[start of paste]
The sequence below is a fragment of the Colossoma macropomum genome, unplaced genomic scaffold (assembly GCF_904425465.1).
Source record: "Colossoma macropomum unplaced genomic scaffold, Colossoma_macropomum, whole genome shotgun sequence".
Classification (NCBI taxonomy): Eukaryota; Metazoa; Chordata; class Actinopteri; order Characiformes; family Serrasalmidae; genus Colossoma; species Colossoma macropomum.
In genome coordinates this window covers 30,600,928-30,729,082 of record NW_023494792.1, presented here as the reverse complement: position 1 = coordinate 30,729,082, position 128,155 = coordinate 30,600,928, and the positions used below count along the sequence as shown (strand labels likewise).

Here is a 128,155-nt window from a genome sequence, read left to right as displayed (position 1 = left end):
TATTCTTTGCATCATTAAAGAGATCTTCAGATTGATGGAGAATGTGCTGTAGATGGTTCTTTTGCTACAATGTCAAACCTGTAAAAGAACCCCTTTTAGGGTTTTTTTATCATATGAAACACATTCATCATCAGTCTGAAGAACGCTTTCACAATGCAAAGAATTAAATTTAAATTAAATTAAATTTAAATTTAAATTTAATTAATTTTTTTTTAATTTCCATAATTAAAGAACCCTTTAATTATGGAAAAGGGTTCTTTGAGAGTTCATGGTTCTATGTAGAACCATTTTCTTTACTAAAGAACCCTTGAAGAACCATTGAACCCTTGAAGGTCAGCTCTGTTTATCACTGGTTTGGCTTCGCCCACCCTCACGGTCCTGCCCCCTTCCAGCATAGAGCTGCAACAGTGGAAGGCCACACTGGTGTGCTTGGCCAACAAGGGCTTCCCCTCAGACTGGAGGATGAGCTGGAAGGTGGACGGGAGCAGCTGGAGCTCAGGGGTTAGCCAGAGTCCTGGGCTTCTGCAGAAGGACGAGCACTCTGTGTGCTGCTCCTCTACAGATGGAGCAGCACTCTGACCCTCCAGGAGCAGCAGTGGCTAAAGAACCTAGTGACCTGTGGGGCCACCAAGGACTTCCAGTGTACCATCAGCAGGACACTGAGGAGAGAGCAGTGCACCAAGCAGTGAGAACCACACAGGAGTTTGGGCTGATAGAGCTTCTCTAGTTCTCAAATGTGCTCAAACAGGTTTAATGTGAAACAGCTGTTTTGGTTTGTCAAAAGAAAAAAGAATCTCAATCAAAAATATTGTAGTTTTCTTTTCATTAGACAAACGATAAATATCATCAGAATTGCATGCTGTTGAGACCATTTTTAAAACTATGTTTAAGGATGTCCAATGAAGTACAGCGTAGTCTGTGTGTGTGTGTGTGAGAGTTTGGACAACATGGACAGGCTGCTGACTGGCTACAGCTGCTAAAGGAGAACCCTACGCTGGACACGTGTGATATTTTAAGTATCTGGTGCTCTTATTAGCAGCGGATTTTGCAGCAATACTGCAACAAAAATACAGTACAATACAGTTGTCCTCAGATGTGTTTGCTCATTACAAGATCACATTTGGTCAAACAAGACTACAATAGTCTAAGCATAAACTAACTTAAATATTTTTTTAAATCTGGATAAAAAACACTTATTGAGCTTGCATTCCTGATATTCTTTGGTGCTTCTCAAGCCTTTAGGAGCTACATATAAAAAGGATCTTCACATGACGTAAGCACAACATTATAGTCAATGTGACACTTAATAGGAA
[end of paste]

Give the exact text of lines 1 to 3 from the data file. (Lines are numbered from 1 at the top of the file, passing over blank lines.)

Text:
The sequence below is a fragment of the Colossoma macropomum genome, unplaced genomic scaffold (assembly GCF_904425465.1).
Source record: "Colossoma macropomum unplaced genomic scaffold, Colossoma_macropomum, whole genome shotgun sequence".
Classification (NCBI taxonomy): Eukaryota; Metazoa; Chordata; class Actinopteri; order Characiformes; family Serrasalmidae; genus Colossoma; species Colossoma macropomum.